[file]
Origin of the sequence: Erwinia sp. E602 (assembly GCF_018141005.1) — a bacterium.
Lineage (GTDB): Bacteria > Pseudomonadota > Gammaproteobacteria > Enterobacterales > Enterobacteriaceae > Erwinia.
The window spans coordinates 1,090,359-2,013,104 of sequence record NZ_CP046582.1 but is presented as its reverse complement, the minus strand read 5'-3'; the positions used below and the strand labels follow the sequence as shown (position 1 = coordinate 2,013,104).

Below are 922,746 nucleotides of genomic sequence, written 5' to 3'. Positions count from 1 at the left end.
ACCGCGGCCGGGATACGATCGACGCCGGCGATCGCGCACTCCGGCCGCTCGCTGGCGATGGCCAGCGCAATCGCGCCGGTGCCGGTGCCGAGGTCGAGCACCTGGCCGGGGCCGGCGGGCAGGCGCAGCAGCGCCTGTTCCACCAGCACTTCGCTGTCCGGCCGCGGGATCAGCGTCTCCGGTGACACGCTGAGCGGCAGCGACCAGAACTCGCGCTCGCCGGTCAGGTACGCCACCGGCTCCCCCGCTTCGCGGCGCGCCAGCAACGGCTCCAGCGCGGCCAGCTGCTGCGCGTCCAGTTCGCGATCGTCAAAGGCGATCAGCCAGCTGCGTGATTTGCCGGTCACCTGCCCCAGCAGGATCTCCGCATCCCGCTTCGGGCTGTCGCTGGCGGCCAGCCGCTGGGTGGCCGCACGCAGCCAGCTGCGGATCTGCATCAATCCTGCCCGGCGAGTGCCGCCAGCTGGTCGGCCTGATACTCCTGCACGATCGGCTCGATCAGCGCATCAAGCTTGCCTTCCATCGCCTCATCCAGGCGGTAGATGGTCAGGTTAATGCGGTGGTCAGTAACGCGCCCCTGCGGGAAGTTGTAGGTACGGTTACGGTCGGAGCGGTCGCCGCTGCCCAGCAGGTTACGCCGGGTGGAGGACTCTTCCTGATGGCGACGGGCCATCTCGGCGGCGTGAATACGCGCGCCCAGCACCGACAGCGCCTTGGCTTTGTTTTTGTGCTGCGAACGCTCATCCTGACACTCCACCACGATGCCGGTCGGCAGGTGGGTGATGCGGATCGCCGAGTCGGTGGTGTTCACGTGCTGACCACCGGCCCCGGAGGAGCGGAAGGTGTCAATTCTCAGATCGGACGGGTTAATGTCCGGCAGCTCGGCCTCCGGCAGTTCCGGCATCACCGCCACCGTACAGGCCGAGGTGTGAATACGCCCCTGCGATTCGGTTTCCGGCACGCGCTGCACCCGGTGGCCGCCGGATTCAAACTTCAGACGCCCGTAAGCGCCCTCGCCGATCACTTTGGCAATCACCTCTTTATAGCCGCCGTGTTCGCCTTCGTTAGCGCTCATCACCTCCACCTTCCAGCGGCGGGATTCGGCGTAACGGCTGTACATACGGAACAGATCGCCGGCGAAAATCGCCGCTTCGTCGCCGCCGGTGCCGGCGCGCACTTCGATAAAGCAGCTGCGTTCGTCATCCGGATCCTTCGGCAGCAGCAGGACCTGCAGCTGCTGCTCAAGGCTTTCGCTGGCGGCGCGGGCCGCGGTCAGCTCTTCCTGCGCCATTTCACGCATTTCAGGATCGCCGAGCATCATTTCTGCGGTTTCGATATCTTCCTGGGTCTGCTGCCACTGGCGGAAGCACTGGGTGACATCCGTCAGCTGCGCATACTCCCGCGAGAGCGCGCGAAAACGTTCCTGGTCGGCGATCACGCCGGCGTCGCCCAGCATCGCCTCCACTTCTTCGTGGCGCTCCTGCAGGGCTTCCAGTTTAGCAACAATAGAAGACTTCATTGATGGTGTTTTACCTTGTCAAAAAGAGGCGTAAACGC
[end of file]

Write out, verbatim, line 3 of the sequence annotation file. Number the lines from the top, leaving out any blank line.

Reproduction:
The window spans coordinates 1,090,359-2,013,104 of sequence record NZ_CP046582.1 but is presented as its reverse complement, the minus strand read 5'-3'; the positions used below and the strand labels follow the sequence as shown (position 1 = coordinate 2,013,104).